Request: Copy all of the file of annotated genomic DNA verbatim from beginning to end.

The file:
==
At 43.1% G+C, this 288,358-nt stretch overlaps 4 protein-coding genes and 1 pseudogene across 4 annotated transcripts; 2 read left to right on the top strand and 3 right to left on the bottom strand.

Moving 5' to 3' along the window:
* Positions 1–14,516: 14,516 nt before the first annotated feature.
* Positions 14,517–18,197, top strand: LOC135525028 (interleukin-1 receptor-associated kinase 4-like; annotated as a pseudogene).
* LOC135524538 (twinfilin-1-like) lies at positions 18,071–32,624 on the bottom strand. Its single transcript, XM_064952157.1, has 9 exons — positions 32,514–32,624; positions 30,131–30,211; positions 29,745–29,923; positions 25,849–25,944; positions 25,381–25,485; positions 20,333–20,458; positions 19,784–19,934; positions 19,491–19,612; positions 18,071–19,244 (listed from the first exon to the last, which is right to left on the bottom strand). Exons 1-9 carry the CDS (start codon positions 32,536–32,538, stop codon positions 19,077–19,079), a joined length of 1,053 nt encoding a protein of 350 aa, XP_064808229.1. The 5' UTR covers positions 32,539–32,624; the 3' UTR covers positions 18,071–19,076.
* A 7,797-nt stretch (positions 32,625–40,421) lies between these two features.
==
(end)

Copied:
At 43.1% G+C, this 288,358-nt stretch overlaps 4 protein-coding genes and 1 pseudogene across 4 annotated transcripts; 2 read left to right on the top strand and 3 right to left on the bottom strand.

Moving 5' to 3' along the window:
* Positions 1–14,516: 14,516 nt before the first annotated feature.
* Positions 14,517–18,197, top strand: LOC135525028 (interleukin-1 receptor-associated kinase 4-like; annotated as a pseudogene).
* LOC135524538 (twinfilin-1-like) lies at positions 18,071–32,624 on the bottom strand. Its single transcript, XM_064952157.1, has 9 exons — positions 32,514–32,624; positions 30,131–30,211; positions 29,745–29,923; positions 25,849–25,944; positions 25,381–25,485; positions 20,333–20,458; positions 19,784–19,934; positions 19,491–19,612; positions 18,071–19,244 (listed from the first exon to the last, which is right to left on the bottom strand). Exons 1-9 carry the CDS (start codon positions 32,536–32,538, stop codon positions 19,077–19,079), a joined length of 1,053 nt encoding a protein of 350 aa, XP_064808229.1. The 5' UTR covers positions 32,539–32,624; the 3' UTR covers positions 18,071–19,076.
* A 7,797-nt stretch (positions 32,625–40,421) lies between these two features.